A few weeks back my friend and I were discussing photography, and since he knows that I'm an analog geek on all fronts, he mentioned that his grandma had left him a pair of old analog cameras. I got excited right away and wondered if I could see them, but my friend was already one step ahead.
A few weeks back my friend and I were discussing photography, and since he knows that I’m an analog geek on all fronts, he mentioned that his grandma had left him a pair of old analog cameras. I got excited right away and wondered if I could see them, but my friend was already one step ahead.
He had been thinking more and more about ditchin’ the digital world of zeros and ones and join the vividly coloured analog side of photography since I first mentioned Lomography a while back. So, with no experience, or film, or money, he thought that I could go for a test-run with the two cameras, just to make sure that everything was working properly etc etc.
He showed me the two cameras, an Agfa Click-1(not the clack) and the Yashica Diary. I was really excited about both, but particulary the Diary which somewhat seemed to grab more of my attention with its flashy pop-up flash and that kind of 80’s japanese-heavyweight-camera-quality.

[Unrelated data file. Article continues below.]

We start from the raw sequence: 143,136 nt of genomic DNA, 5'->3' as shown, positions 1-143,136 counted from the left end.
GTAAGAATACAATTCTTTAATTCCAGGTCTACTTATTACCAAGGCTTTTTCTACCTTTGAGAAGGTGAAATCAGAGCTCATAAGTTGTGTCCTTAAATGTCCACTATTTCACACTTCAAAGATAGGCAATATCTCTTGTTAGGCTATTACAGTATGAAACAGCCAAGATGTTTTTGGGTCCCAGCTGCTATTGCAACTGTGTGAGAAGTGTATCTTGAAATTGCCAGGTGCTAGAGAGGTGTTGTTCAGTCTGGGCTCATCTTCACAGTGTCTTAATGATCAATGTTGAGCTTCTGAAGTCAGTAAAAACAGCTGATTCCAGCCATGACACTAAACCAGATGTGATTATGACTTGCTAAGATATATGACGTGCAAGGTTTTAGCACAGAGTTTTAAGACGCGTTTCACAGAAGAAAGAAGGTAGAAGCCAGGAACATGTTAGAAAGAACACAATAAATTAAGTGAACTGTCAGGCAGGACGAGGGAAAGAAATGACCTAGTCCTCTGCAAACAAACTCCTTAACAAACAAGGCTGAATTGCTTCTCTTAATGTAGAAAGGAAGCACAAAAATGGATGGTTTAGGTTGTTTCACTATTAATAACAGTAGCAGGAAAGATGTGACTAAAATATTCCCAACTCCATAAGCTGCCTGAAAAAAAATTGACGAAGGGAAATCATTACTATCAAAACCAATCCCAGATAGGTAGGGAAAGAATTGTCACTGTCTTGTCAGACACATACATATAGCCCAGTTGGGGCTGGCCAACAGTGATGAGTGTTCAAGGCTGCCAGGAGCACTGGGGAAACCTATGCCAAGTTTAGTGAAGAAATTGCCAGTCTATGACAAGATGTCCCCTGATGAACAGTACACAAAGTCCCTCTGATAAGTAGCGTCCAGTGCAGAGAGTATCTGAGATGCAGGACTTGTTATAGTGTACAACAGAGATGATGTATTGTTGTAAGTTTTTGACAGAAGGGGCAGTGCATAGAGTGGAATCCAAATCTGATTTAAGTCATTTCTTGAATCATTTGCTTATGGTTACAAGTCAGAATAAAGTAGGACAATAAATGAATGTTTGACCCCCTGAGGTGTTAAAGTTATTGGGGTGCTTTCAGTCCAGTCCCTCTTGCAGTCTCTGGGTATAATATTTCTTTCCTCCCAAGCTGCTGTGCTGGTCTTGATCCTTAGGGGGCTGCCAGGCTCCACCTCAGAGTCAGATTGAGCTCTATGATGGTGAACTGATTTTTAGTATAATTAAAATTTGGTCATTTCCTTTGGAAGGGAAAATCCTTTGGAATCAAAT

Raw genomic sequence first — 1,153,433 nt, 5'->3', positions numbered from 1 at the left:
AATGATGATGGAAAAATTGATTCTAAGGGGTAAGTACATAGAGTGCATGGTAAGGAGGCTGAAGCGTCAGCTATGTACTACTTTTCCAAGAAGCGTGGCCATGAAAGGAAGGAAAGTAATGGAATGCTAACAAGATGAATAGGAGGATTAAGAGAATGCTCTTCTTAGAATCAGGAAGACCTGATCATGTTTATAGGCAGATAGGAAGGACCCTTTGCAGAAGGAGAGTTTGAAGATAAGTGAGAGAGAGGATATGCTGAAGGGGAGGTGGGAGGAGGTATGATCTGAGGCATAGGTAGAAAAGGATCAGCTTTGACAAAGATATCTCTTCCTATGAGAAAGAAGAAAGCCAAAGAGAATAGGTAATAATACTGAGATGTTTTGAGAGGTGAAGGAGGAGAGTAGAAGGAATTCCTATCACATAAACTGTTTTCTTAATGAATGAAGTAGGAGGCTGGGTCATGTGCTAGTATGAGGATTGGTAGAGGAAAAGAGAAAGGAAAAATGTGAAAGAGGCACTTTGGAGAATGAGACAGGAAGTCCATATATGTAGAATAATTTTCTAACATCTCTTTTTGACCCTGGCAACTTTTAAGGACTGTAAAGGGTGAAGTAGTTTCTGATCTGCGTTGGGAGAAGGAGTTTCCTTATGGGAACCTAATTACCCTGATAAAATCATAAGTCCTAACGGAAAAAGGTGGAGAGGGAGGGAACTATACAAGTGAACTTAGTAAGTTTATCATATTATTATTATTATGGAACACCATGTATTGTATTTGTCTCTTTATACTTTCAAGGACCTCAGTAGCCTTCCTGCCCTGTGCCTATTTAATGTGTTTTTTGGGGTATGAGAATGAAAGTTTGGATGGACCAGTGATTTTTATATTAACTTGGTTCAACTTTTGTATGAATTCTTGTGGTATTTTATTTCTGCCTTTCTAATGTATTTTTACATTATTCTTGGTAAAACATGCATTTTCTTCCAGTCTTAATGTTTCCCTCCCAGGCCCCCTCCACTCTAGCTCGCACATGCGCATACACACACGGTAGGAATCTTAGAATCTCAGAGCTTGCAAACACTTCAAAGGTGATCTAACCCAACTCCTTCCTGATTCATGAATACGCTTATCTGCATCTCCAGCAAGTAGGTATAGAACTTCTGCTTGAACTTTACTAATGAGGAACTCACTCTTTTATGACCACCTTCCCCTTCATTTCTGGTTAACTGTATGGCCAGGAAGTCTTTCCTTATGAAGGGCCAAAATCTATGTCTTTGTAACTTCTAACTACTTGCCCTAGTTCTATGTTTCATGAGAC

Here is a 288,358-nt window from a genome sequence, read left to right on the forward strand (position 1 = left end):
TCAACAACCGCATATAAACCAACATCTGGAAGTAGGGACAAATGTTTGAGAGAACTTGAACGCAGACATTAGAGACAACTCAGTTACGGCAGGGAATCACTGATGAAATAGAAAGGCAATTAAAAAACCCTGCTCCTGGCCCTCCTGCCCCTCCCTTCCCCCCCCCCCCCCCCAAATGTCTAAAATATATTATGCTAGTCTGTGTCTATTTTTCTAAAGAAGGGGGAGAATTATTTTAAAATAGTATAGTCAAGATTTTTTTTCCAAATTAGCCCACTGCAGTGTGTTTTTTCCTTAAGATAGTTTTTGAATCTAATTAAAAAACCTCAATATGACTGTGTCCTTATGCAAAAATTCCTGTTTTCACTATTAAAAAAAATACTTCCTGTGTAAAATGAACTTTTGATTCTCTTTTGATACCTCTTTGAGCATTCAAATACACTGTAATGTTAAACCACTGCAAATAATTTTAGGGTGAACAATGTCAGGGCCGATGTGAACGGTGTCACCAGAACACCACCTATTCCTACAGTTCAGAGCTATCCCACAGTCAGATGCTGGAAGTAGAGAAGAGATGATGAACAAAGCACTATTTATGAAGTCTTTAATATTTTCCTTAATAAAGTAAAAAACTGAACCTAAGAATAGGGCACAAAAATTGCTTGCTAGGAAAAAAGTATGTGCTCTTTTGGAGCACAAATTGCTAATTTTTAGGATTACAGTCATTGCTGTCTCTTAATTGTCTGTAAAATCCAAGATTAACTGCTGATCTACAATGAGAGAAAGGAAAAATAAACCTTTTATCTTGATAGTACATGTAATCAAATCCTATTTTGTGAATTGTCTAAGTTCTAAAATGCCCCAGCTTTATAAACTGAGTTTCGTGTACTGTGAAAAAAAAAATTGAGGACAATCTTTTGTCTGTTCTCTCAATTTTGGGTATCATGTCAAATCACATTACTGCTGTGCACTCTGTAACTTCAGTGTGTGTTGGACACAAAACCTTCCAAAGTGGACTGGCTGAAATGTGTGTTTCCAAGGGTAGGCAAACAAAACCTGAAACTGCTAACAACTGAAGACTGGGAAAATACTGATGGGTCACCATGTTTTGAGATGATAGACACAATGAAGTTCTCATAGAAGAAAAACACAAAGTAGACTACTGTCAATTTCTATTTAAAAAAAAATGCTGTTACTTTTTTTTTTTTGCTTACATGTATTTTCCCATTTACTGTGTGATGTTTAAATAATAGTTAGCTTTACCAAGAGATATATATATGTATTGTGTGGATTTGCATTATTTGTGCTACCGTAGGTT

The Diary is a 35mm viewfinder camera made by Yashica in the late 70’s and most of the 80’s, and it’s practically a Yashica MF that can print dates on your pics(unfortunately the date stops at 1999).
It has auto-exposure, so you just pop your film in, pop in a battery or two, set the ASA and then head out! This is nothing new for LCA-people but I think that auto-exposure is so awesome because all my other cameras are fully manual.
So, me and a friend decided to test the camera out and went to a abandoned factory just outside Gothenburg, Sweden. I loaded the camera with some Fuji T-64 and shot away. It was pretty cloudy outside on most of the pictures, but ISO 64 seemed to work pretty fine anyway. And instead of tricking the auto-exp. by changing the ASA, you can just take the batteries out and pop up the flash. Also worth a mention is that the pictures are ghetto-scanned, so they may look a little more beat-up and lo-fi than they actually are. Just a little bit.
The quality of the pictures is really nice. The 38mm Yashica lens gives you really wonderful colors, it has nice contrast and somewhat seems never to be out of focus, even though the focus is manual!